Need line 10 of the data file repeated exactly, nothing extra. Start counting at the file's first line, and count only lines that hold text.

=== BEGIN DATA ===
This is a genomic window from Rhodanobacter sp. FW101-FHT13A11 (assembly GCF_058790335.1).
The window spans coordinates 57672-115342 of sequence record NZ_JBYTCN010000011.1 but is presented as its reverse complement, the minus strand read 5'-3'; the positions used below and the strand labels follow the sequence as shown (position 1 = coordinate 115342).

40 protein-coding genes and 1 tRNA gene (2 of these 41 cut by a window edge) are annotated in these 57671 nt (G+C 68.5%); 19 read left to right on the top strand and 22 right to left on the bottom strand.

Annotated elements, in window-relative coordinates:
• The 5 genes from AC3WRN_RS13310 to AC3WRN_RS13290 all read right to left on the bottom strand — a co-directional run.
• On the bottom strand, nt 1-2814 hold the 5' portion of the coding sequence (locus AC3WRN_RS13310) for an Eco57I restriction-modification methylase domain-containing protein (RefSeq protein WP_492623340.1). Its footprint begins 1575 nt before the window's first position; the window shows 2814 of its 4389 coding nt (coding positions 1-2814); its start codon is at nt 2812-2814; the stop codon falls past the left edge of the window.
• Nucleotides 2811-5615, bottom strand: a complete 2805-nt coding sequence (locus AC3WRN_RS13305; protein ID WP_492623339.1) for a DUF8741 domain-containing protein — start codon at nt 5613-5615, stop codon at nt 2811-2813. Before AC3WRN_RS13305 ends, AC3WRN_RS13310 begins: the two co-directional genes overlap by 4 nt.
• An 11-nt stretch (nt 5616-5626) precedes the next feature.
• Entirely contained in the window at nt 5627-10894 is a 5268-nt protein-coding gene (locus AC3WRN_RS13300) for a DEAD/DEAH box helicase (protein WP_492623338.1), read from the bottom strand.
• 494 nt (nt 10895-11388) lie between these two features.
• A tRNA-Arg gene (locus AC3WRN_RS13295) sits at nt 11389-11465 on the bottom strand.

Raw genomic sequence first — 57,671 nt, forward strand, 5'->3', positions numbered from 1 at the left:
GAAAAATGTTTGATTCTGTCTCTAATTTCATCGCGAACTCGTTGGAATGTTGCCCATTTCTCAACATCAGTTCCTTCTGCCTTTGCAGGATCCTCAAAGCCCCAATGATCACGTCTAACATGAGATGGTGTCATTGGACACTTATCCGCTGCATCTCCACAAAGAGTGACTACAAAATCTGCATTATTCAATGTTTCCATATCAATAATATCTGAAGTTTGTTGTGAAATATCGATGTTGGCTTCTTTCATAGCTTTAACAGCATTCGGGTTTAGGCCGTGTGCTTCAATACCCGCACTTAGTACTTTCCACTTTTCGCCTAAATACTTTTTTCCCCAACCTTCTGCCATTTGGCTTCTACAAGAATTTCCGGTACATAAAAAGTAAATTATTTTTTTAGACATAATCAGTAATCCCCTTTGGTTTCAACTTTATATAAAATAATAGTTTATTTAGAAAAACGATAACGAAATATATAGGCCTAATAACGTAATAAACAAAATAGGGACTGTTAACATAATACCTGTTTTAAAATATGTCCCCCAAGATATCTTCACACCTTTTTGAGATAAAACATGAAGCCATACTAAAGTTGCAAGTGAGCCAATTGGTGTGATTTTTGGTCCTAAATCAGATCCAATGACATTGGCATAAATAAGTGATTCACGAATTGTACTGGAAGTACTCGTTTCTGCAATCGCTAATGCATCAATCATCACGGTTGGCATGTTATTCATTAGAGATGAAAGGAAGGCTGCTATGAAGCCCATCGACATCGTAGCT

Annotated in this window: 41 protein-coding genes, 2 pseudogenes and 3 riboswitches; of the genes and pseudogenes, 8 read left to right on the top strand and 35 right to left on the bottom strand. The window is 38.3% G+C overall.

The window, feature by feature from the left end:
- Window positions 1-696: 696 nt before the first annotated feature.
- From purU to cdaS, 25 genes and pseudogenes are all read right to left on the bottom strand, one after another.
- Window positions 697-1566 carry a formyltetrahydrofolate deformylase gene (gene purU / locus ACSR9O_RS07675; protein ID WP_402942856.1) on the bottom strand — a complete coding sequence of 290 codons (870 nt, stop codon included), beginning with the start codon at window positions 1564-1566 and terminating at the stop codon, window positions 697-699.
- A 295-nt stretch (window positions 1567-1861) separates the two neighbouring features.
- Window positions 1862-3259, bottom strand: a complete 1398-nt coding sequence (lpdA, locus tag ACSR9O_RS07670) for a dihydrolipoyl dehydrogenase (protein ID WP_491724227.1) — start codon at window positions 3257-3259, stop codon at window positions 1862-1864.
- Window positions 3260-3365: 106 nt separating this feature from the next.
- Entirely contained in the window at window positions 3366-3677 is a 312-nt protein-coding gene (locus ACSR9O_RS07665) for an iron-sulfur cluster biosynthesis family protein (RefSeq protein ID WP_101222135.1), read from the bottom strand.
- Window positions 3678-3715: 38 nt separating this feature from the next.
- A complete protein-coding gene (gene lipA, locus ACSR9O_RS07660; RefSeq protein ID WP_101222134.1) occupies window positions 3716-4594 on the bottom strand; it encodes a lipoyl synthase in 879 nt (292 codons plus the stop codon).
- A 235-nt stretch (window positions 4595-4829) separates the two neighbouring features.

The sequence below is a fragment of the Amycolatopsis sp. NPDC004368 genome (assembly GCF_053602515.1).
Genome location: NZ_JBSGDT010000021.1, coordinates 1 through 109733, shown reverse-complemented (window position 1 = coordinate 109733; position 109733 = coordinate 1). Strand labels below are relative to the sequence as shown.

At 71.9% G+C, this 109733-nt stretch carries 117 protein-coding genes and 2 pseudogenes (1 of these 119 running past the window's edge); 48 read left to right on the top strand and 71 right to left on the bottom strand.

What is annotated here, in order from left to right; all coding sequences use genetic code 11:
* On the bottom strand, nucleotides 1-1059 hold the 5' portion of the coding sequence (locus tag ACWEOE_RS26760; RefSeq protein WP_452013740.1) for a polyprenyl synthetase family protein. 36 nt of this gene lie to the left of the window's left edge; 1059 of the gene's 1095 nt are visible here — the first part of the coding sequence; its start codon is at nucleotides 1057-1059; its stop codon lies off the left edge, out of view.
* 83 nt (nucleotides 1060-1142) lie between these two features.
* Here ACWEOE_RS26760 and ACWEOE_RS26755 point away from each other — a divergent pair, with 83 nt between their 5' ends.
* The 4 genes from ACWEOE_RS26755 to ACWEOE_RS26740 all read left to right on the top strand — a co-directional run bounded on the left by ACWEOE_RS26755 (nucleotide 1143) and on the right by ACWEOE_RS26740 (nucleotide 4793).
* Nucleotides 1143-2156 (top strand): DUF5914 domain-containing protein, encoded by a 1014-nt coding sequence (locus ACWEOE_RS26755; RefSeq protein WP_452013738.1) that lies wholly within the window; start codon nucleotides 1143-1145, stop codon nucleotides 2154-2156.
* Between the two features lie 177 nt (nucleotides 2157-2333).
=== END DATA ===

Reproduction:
• 494 nt (nt 10895-11388) lie between these two features.